Tickets for Bruce Springsteen And The E Street Band’s The River Tour went on sale this weekend, and if you were either very lucky or well-connected, you may have even scored yourself a pair of seats (I was neither, and I did not). This latest controversial on-sale however has some fans – on social media and elsewhere – asking if rock’s working class hero has suddenly morphed into more of a nightmare Boss.
Now, before I come off sounding like just another disgruntled fan who didn’t win the lottery this time around (which the odds of doing proved to be only slightly more impossible), I need to preface this by saying something just didn’t seem quite right about things from the get-go.
Even before the online box office opened at 10 AM local time this past Friday, the “secondary” ticket broker sites (or scalpers, as we old school fans used to call them back in the day) were posting up speculative ticket listings at ridiculously inflated prices, leading to the usual (and predictable) cries of foul and at least one government probe into the alleged hanky-panky.
This is nothing new of course.
The Price You Pay
Ticketmaster’s monopoly on the ticketing business for live concert and sporting events has been a matter of record (and a source of controversy), for decades now. It has led to everything from Pearl Jam’s infamous congressional challenge to the corporate monolith (a fight they eventually lost); to a lawsuit by the New Jersey Attorney General over the questionable practice of diverting fans to their secondary ticket affiliate during the sale for Springsteen’s 2012 Wrecking Ball tour (the good guys actually won that one).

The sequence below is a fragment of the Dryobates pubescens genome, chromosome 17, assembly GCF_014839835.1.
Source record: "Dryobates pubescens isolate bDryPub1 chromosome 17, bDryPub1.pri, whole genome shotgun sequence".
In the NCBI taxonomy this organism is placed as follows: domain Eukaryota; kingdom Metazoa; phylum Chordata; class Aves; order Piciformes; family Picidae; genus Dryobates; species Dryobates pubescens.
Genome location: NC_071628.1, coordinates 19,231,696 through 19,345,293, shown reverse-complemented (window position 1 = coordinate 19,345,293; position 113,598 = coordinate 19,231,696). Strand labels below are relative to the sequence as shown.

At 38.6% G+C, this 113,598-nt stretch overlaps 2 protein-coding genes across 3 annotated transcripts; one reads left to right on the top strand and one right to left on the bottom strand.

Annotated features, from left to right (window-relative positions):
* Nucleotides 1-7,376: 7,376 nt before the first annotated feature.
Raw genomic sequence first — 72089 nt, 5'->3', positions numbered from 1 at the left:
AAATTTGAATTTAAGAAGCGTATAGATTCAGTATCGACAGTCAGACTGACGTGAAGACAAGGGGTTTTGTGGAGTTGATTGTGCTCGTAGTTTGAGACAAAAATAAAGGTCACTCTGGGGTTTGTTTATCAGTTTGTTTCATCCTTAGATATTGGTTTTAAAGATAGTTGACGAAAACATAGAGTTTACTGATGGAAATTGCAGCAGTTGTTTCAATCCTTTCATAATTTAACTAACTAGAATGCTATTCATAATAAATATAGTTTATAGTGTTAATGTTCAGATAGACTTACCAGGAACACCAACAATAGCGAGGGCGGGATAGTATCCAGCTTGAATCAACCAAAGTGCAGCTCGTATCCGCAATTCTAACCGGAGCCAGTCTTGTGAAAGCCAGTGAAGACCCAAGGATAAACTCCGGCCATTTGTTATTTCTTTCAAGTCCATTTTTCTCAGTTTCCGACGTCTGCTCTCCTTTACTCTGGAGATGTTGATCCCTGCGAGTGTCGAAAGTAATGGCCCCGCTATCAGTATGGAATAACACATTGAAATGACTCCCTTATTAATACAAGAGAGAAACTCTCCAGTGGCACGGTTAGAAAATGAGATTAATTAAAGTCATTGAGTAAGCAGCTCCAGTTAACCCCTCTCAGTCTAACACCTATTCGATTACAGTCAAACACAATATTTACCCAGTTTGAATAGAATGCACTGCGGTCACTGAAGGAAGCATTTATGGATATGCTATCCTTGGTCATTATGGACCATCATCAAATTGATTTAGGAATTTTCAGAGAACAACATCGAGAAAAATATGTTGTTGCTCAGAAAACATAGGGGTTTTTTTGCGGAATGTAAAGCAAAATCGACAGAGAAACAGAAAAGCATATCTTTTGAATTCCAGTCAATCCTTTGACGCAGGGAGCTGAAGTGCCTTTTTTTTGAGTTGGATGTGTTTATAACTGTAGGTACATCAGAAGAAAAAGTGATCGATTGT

The conspiracy theory that won’t go away however, and the ties that bind all these things together, is that when big events like a Springsteen tour actually go on sale to the general public, the lions share of the precious loot doesn’t get into the hands of the fans at all. Rather, it is snatched up for the most part by invisible, digital software programs (or “bots”). These in turn redistribute the wealth back to the secondary brokers. The scalpers are then able to inflate the prices to the sort of levels more accustomed to a corporate CEO, than the sort of working class Joes that Springsteen has built an entire career singing about.
So how does a guy like Bruce Springsteen – a songwriter whose music has extolled the virtues of working class America for decades now, and whose public persona has just as firmly established him as a fierce advocate for class equality – abide by all of this?
On his 2012 album Wrecking Ball, Springsteen railed against the dismantling of the middle class in songs that proclaimed “We Take Care Of Our Own” and championed sending “the robber barons straight to hell” when it came to the one-percent (even while openly conceding in interviews that he was one of them). That took balls. So what gives now?
In fairness to The Boss (as well as Jon Landau and the rest of his management team), the Springsteen camp has kept prices lower – tickets to the current shows fall into the relatively modest $100-$200 range – than have a number of comparable heritage-rock acts of similar stature (including U2, Paul McCartney and the Rolling Stones).